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January 2001

Corporate governance standards among UK companies have marginally improved in the past year, but a significant number of companies still have boards and remuneration structures that fail to meet best practice, according to Pensions & Investment Research Consultants (PIRC).

Its annual review of corporate governance, which looked at governance of 500 companies in the FTSE All Share Index, found that 26 per cent did not have a fully independent remuneration committee. It also found that only three per cent of companies put their remuneration policies to shareholders for approval.

FTSE 100 chief executive earnings, excluding share options, increased by an average of 17 per cent – a trend strongly criticised by PIRC. Average cash earnings for directors, including salary, bonuses and benefits, rose by between 8 and 14 per cent.

‘Directors’ remuneration is in danger of getting out of control, with ever higher rewards available for mediocre performance but few companies willing to seek shareholder endorsement for their remuneration policies,’ claimed PIRC research director Stuart Bell.

More than two-thirds of directors have a contract lasting one year or less. PIRC says that while this represents a major success for shareholders who have sought to reduce the length of directors’ contracts, there has been no corresponding fall in the average compensation paid to departing directors.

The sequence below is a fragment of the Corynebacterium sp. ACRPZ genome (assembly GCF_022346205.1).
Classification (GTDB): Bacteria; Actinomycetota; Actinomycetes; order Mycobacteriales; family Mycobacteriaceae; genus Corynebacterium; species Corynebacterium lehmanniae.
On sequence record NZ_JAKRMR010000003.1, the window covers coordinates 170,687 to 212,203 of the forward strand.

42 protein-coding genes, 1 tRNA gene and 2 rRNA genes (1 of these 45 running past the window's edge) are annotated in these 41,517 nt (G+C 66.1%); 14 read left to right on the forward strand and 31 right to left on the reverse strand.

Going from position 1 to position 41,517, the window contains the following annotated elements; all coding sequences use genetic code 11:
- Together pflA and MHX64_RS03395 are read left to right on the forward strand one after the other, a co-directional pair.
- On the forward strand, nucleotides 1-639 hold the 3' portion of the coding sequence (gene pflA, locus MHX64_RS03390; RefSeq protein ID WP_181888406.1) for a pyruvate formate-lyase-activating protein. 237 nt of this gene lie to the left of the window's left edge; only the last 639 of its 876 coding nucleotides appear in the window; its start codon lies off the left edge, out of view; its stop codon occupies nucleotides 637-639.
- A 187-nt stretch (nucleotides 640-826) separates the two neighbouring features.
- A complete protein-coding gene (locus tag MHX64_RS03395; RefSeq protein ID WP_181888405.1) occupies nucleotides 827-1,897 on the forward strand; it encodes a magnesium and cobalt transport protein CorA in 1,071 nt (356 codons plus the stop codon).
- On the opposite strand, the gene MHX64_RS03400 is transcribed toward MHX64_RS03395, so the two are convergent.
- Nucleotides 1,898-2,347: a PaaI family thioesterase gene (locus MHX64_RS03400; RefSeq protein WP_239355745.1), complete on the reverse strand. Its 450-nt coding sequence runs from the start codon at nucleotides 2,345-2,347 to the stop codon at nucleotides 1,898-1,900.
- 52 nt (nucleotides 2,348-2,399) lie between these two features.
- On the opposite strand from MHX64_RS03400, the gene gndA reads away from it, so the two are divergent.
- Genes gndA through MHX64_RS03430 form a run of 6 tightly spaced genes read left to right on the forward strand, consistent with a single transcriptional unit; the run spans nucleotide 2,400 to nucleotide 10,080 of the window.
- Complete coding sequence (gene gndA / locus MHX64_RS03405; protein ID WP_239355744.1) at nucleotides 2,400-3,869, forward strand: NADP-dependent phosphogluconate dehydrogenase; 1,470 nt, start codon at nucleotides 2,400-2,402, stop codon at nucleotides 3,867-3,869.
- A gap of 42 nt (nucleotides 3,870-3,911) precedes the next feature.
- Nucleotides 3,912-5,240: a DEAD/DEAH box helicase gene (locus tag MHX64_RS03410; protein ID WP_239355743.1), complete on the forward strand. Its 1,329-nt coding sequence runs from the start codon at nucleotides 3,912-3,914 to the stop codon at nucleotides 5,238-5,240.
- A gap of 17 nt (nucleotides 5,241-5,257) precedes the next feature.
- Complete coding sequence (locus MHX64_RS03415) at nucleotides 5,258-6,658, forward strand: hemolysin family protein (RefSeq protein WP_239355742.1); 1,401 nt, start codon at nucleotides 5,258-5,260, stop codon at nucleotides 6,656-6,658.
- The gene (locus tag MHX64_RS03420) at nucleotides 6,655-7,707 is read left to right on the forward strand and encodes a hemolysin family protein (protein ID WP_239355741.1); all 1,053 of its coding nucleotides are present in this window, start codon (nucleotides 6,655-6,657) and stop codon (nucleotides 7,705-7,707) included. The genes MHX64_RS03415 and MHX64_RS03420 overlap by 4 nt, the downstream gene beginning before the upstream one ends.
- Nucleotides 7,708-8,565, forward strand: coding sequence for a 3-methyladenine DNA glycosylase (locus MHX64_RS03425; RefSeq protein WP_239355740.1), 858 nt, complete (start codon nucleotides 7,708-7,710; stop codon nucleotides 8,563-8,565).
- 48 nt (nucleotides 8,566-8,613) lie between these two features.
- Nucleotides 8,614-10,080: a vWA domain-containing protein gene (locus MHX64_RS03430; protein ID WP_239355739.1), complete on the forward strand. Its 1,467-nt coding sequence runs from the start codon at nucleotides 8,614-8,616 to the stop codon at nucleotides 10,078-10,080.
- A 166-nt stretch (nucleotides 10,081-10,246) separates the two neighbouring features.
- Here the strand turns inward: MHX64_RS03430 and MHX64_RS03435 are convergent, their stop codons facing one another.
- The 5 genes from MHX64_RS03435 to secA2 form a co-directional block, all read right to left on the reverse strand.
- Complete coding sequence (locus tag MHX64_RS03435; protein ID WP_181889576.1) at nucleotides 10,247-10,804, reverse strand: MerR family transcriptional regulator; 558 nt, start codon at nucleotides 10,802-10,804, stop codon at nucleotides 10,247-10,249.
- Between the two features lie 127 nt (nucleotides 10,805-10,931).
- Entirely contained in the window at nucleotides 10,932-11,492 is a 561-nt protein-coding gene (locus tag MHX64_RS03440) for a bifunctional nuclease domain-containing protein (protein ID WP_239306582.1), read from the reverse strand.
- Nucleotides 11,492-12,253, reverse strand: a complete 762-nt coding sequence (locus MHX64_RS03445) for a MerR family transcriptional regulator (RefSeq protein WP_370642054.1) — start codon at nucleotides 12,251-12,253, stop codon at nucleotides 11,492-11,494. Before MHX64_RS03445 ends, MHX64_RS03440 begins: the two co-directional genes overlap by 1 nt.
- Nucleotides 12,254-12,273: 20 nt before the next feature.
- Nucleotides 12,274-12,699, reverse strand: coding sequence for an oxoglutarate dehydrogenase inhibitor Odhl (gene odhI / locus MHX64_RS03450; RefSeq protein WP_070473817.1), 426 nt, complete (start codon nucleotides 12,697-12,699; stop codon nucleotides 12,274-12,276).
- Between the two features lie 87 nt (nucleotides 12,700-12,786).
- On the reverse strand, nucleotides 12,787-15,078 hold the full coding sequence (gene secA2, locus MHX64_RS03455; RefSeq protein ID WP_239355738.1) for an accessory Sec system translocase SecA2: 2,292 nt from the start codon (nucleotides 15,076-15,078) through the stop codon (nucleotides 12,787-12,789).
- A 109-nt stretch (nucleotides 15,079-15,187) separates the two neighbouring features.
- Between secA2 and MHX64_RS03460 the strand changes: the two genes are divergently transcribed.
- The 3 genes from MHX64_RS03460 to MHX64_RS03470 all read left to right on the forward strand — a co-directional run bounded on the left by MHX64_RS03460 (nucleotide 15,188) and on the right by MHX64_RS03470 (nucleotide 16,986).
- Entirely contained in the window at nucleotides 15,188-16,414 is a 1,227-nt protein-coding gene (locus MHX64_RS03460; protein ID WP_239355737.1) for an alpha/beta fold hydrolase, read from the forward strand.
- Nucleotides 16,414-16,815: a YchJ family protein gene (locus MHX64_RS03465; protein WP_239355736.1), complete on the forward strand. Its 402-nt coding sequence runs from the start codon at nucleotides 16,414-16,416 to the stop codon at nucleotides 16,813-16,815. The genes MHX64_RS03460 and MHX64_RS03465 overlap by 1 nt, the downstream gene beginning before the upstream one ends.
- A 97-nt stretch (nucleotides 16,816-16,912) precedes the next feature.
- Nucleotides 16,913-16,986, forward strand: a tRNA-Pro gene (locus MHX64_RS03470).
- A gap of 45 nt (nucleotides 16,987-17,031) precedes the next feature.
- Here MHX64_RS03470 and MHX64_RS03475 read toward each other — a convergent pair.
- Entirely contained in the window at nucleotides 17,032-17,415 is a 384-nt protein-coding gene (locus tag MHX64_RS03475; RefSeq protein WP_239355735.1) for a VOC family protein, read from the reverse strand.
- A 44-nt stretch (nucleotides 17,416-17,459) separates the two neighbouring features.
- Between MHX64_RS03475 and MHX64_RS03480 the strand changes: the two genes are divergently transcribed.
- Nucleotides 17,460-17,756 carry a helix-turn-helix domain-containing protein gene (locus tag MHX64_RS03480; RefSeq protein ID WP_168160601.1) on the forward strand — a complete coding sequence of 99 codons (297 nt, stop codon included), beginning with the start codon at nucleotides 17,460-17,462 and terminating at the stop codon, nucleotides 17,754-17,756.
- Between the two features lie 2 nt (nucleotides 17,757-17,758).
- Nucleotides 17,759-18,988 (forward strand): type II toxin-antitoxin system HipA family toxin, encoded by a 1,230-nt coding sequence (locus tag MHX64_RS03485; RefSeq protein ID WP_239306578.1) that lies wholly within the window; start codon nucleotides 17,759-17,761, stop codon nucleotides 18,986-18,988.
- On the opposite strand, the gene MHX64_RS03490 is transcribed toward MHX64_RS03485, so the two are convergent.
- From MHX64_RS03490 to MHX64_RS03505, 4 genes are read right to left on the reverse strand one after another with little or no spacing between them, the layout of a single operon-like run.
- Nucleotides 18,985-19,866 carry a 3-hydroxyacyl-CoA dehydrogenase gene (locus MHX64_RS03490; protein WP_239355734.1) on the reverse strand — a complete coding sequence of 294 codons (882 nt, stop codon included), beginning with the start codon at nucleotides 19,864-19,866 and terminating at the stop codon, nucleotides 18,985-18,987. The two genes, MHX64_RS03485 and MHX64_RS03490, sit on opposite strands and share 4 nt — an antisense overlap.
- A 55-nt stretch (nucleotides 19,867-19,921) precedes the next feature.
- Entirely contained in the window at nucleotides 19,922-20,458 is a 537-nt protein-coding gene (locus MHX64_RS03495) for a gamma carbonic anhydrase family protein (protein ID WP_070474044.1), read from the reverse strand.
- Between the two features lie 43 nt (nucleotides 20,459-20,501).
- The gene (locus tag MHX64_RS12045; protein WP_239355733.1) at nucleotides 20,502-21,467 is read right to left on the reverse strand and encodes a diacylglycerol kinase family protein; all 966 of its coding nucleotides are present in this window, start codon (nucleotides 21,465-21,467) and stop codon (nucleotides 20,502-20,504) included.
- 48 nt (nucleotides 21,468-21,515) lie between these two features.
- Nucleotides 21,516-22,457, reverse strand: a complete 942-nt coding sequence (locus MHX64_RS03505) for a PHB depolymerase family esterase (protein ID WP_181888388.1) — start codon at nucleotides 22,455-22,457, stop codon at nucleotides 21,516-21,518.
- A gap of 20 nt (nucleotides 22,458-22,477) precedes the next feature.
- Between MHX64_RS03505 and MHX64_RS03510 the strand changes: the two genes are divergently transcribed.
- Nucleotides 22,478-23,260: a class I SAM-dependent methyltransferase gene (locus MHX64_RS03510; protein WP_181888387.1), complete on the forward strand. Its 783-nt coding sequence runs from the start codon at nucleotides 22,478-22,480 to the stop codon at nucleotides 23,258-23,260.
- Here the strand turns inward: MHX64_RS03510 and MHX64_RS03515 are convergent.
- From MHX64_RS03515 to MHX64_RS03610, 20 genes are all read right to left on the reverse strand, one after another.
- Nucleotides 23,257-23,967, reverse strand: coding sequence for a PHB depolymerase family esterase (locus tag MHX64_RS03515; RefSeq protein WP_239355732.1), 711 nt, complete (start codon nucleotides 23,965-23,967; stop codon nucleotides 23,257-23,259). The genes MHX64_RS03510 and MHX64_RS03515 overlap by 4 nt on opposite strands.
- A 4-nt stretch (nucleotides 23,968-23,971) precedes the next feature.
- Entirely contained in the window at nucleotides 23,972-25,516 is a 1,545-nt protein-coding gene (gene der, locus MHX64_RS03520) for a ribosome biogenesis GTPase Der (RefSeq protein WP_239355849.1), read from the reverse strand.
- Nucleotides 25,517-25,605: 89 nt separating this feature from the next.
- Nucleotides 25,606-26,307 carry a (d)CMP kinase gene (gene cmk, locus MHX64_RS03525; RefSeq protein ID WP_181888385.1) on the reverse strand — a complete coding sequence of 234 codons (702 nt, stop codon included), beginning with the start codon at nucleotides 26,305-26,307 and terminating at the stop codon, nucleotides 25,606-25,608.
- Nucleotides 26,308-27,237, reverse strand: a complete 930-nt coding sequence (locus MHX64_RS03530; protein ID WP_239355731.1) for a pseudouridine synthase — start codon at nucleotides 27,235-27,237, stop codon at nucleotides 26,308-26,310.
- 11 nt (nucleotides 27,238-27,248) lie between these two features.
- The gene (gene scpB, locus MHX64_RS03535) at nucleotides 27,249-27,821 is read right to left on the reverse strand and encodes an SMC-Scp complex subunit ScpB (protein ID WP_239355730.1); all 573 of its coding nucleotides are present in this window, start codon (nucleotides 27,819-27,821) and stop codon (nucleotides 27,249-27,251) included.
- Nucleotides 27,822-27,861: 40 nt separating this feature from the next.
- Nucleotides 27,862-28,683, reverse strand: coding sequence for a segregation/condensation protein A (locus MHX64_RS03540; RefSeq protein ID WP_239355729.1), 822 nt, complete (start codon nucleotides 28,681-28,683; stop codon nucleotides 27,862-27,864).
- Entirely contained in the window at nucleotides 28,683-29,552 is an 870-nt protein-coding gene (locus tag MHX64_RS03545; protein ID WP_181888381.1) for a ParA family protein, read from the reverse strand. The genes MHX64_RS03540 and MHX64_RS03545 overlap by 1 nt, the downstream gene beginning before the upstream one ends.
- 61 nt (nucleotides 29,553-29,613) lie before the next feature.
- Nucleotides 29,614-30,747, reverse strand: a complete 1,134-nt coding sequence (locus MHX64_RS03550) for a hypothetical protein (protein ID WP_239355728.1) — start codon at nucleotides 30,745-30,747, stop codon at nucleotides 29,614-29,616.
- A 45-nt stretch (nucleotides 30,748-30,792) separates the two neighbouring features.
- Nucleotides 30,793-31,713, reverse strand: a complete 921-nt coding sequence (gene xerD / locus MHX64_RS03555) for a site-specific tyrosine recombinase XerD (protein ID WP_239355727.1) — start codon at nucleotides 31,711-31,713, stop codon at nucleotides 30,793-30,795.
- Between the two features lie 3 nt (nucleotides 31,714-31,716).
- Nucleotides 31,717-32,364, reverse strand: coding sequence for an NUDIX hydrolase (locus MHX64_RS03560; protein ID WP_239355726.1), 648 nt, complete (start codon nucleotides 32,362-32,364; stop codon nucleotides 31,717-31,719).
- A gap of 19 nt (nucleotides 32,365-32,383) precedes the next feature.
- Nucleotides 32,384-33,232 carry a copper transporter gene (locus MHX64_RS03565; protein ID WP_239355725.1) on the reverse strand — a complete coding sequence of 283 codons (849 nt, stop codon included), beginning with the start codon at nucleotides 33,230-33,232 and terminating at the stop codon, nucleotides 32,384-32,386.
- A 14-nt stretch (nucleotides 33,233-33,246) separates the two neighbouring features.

Awards under share incentive schemes had also risen, but performance targets ‘have not become more challenging’.

‘These findings show there is still a long way to go before best practice standards on corporate governance have been adopted across the board,’ said Bell.

In a separate study, PIRC has found that pharmaceutical and information technology businesses are the poorest performers on corporate social responsibility in the FTSE 100.

The analysis, which has been carried out by PIRC’s recently-formed Socially Responsible Investment Service, concludes that IT businesses in particular have a poor record on measures such as community involvement.

However, it says new firms score badly because ‘their speed of development … appears to have precluded attempts to embed systems of corporate social responsibility reporting’.

The Socially Responsible Investment Service, launched in 2000 as the Corporate Responsibility Service (EP10, 2000) says its conclusions were drawn from detailed scrutiny of the policies and activities of a third of the FTSE 100. PIRC says many companies appeared ‘unwilling’ to let outsiders know what they were doing. It argues that this is detrimental to the companies concerned because they are not telling investors about their good practices.

The Corporate Responsibility Service will be holding a conference, ‘Priorities for the Corporate Social Responsibility Agenda’, in London on 19 January.




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